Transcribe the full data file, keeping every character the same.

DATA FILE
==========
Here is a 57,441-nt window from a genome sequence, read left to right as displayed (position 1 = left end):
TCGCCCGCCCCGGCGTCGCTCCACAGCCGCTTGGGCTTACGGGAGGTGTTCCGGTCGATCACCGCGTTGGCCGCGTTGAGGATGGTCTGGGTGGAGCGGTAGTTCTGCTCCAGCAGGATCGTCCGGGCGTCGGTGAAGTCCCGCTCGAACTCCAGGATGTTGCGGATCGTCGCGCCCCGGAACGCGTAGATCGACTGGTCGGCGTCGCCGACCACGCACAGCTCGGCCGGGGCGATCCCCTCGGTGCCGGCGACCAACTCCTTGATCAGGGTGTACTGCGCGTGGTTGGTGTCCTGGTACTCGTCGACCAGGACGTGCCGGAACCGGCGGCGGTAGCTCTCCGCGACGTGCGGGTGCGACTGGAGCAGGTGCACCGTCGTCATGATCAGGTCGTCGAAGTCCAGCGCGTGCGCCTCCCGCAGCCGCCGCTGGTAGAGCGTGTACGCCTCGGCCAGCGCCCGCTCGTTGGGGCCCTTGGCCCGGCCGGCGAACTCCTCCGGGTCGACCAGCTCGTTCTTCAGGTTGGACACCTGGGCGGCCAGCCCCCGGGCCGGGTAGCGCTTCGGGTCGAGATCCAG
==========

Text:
Here is a 57,441-nt window from a genome sequence, read left to right as displayed (position 1 = left end):
TCGCCCGCCCCGGCGTCGCTCCACAGCCGCTTGGGCTTACGGGAGGTGTTCCGGTCGATCACCGCGTTGGCCGCGTTGAGGATGGTCTGGGTGGAGCGGTAGTTCTGCTCCAGCAGGATCGTCCGGGCGTCGGTGAAGTCCCGCTCGAACTCCAGGATGTTGCGGATCGTCGCGCCCCGGAACGCGTAGATCGACTGGTCGGCGTCGCCGACCACGCACAGCTCGGCCGGGGCGATCCCCTCGGTGCCGGCGACCAACTCCTTGATCAGGGTGTACTGCGCGTGGTTGGTGTCCTGGTACTCGTCGACCAGGACGTGCCGGAACCGGCGGCGGTAGCTCTCCGCGACGTGCGGGTGCGACTGGAGCAGGTGCACCGTCGTCATGATCAGGTCGTCGAAGTCCAGCGCGTGCGCCTCCCGCAGCCGCCGCTGGTAGAGCGTGTACGCCTCGGCCAGCGCCCGCTCGTTGGGGCCCTTGGCCCGGCCGGCGAACTCCTCCGGGTCGACCAGCTCGTTCTTCAGGTTGGACACCTGGGCGGCCAGCCCCCGGGCCGGGTAGCGCTTCGGGTCGAGATCCAG